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Here is code sample which reproduces my problem:

template <typename myType>
class Base {
public:
    Base() {}
    virtual ~Base() {}
protected:
    int myOption;
    virtual void set() = 0;
};

template <typename InterfaceType>
class ChildClass : public Base < std::vector<InterfaceType> >
{
public:
    ChildClass() {}
    virtual ~ChildClass() {}
 protected:
    virtual void set();
};

template <typename InterfaceType>
void ChildClass<InterfaceType>::set()
{
     myOption = 10;
}

My usage in main():

ChildClass<int> myObject;

I get the following error (gcc 4.4.3 on ubuntu):

‘myOption’ was not declared in this scope

If my ChildClass would be without new template parameter this would work fine, i.e.:

class ChildClass : public Base < std::vector<SomeConcreteType> >

Edit

I've managed to solve it, if my set method looks like:

Base<std::vector<InterfaceType> >::myOption = 10;

It works fine. Still though not sure why I need to specify all template parameters.

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marked as duplicate by BЈовић Oct 20 at 15:02

This question has been asked before and already has an answer. If those answers do not fully address your question, please ask a new question.

    
myOption is a dependent name, it will work with this-> –  iammilind Aug 16 '11 at 9:48

2 Answers 2

up vote 21 down vote accepted

myOption is not a dependent name, i.e. it doesn't depend on the template arguments explicitly so the compiler tries to look it up early. You must make it a dependent name:

template <typename InterfaceType>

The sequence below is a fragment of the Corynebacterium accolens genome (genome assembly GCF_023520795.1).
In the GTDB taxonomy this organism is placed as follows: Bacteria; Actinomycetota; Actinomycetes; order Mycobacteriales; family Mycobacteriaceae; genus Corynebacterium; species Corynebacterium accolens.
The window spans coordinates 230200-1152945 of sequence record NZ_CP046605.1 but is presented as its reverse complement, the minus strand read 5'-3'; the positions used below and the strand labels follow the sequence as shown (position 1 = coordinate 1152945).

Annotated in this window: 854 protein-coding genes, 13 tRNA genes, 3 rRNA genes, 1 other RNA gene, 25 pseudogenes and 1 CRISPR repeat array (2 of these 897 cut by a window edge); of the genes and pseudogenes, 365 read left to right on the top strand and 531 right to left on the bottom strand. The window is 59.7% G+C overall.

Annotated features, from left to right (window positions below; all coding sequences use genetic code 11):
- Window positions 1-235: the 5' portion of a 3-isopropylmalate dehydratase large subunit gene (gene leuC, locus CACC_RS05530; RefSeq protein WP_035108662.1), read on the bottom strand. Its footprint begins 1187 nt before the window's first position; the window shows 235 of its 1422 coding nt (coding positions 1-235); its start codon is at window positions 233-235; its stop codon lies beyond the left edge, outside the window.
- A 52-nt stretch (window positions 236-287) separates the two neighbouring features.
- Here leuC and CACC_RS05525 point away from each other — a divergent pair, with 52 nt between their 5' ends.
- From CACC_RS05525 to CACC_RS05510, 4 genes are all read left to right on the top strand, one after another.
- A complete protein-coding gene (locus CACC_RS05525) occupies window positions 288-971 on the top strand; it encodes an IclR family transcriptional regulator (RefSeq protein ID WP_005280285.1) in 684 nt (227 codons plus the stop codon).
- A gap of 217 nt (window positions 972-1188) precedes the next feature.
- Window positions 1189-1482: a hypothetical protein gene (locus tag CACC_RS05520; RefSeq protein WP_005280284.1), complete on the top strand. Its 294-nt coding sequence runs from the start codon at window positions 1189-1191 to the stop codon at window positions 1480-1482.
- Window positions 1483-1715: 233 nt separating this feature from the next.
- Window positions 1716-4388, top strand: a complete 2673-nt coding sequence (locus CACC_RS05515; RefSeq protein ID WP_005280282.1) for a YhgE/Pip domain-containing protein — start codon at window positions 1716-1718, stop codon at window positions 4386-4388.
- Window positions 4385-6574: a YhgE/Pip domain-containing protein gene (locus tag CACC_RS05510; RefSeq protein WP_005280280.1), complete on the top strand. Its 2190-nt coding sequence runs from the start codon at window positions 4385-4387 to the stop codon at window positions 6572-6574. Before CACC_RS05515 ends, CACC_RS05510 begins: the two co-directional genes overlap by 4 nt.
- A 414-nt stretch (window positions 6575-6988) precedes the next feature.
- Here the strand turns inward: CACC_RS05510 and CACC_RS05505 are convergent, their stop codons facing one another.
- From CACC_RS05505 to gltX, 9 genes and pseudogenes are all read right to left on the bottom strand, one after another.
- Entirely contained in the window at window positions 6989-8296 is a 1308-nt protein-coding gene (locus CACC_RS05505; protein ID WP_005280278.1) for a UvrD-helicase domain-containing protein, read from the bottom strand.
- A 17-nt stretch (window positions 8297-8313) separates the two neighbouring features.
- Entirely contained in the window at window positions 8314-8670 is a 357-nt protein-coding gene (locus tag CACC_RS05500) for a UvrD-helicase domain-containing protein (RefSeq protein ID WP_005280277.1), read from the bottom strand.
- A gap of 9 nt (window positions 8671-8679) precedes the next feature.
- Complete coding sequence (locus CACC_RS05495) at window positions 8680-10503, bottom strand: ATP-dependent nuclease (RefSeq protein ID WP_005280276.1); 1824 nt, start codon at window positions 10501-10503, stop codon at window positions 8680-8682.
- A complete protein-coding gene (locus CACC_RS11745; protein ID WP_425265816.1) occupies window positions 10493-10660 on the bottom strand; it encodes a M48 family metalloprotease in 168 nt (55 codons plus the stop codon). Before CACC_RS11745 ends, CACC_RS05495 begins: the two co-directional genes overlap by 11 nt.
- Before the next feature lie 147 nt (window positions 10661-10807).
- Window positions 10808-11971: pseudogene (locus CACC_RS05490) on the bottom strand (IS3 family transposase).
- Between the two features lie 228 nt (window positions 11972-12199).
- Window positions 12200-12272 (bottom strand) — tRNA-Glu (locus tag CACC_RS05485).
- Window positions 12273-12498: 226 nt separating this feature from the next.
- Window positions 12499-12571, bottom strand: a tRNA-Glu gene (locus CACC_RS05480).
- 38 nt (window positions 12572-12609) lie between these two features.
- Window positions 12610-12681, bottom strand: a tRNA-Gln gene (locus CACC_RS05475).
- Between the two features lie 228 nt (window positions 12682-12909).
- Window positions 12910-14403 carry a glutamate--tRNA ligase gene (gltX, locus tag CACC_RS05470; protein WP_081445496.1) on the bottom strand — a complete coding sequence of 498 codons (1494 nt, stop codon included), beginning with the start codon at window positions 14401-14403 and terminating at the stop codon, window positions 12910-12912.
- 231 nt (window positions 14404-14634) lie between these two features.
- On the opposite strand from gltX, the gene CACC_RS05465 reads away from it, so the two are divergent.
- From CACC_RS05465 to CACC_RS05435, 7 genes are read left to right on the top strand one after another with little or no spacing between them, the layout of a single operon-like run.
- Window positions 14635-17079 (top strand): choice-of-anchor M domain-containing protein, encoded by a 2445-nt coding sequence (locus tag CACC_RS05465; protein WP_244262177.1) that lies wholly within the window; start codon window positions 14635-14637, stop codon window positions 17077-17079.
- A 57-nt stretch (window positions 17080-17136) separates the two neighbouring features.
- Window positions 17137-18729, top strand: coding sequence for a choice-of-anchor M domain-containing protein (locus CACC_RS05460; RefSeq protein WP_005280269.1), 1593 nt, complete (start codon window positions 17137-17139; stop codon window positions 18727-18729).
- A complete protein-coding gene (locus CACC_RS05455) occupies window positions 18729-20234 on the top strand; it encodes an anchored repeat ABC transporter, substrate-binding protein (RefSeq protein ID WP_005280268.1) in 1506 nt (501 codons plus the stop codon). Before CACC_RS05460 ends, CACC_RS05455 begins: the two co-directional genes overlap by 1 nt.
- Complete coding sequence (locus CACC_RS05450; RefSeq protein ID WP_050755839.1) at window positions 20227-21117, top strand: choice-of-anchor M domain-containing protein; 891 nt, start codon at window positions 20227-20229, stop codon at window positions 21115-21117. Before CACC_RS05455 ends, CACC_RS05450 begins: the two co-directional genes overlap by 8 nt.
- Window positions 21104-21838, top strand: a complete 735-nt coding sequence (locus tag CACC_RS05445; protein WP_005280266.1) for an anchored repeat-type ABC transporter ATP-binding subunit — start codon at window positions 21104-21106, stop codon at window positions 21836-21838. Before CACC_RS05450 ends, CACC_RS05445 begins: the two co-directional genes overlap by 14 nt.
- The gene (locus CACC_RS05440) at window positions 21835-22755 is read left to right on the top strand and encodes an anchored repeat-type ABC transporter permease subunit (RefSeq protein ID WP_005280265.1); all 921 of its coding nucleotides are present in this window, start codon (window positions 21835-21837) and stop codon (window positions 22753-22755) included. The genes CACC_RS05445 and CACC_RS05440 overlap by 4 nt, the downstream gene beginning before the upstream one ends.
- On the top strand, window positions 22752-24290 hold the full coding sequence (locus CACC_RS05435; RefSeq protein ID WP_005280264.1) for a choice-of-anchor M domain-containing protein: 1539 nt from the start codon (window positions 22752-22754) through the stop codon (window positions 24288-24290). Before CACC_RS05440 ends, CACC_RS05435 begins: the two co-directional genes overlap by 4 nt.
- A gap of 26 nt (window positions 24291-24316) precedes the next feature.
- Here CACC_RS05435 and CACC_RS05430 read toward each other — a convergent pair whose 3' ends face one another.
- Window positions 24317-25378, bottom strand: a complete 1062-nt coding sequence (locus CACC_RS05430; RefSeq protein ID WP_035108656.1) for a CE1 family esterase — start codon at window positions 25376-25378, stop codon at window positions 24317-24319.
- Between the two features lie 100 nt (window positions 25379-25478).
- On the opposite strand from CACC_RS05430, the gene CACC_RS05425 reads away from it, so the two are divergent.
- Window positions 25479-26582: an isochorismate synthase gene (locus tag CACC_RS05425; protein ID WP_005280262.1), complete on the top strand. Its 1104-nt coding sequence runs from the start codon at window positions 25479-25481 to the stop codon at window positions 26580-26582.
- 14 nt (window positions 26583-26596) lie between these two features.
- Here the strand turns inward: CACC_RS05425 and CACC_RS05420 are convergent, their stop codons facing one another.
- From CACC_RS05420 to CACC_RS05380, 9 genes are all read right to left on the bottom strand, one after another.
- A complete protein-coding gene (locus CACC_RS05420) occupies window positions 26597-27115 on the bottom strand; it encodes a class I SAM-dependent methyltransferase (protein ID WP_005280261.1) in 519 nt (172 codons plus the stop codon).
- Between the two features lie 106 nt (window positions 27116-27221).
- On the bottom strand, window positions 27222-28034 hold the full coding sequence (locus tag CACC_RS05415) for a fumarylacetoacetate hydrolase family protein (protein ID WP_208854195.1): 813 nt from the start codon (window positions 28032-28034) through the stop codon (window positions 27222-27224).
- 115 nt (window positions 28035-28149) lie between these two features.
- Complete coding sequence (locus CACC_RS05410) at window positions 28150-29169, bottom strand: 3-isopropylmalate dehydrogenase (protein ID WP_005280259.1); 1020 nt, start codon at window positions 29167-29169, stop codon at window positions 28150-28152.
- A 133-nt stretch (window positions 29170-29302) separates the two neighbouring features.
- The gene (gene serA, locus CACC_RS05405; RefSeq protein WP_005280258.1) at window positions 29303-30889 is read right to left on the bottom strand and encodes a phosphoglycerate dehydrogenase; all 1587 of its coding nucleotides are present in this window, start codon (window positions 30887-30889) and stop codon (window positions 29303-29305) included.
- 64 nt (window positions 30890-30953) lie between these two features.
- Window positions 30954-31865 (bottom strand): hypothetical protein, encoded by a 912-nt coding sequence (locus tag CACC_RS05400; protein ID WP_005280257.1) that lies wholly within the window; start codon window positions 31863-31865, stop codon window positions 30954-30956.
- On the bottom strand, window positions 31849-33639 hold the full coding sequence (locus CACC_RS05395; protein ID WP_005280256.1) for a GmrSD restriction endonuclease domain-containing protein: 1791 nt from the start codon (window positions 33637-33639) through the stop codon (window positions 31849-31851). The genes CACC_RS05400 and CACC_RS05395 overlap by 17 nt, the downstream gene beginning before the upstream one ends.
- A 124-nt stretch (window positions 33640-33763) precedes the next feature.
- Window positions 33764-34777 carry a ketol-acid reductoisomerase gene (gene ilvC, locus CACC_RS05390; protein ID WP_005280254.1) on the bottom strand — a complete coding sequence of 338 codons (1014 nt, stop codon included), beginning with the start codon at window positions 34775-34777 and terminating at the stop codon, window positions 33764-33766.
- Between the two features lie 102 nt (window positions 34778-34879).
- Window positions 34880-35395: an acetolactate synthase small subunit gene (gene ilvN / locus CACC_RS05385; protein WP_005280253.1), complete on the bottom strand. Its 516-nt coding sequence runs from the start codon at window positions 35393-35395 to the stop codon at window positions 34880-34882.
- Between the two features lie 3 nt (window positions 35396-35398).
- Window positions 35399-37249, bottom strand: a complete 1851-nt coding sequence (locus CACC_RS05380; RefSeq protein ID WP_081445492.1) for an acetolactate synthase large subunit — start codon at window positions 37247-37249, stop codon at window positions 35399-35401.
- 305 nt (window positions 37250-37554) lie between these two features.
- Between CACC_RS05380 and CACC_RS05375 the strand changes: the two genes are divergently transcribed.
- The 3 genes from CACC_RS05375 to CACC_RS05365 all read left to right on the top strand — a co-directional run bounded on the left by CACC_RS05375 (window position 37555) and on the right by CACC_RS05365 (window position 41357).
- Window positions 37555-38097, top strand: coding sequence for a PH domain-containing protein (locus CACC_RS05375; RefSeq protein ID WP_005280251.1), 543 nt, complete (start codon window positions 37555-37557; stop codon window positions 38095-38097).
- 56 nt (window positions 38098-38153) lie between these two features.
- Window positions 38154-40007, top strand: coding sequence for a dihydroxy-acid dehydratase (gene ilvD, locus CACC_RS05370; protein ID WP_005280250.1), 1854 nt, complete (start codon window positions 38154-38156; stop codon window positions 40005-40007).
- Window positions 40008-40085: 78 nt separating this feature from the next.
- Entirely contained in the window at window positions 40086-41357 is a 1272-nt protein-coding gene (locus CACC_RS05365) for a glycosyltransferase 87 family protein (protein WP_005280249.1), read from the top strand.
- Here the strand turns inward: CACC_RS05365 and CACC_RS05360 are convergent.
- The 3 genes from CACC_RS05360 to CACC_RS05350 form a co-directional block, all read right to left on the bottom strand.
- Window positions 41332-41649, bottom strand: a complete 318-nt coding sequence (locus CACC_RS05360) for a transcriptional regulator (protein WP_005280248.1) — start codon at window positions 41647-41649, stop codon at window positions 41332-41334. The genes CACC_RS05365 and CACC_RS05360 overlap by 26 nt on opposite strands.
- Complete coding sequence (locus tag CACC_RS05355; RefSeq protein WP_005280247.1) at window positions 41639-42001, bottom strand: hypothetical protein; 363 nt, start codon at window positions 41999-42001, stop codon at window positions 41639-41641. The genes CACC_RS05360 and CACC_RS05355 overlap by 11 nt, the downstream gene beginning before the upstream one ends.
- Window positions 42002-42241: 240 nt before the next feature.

void ChildClass<InterfaceType>::set()
{
     this->myOption = 10;
}

Now it depends on the type of this and thus on the template arguments. Therefore the compiler will bind it at the time of instantiation.

This is called Two-phase name lookup.

share|improve this answer
    
+1, I knew it but still missed it. :) –  iammilind Aug 16 '11 at 9:49
    
Might require another question, but is there a way to avoid having to refer to every base class variable by this->myVar? It makes the code ugly. –  Joey Dumont Feb 28 at 17:44
    
@JoeyDumont: I can't think of any. Defining a function named myOption() returning a reference to this->myOption will shorten this (no pun intended), but IMO will be even more ugly. Besides, I don't think this-> is ugly at all. This is how you would write it in C, say. –  ybungalobill Feb 28 at 18:07
    
@ybungalobill Fair enough, but my code mostly consists of equations, so having tons of this-> makes it a little less readable. It's not that big of an issue, though, so I won't search any further. –  Joey Dumont Mar 1 at 20:37
    
It works without this in Visual Studio 2008, just myOption = 10; is OK. –  qub1n Apr 7 at 12:10

C++03 14.6.2 Dependent names

In the definition of a class template or a member of a class template, if a base class of the class template depends on a template-parameter, the base class scope is not examined during unqualified name lookup either at the point of definition of the class template or member or during an instantiation of the class template or member.

The following code should work.

template <typename InterfaceType>
void ChildClass<InterfaceType>::set()
{
   Base<std::vector<InterfaceType> >::myOption = 10;
}
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4  
(Rhetorical question) Great, but why? –  Lightness Races in Orbit Aug 16 '11 at 9:48
    
Thanks for the reminder. I updated my answer. –  Eric Z Aug 16 '11 at 10:01
    
+1 for the quote from the standard! –  ybungalobill Aug 16 '11 at 10:03
    
@Eric: Better ;) A combination of your answer and ybungalobill's would be the perfect answer. –  Lightness Races in Orbit Aug 16 '11 at 10:03

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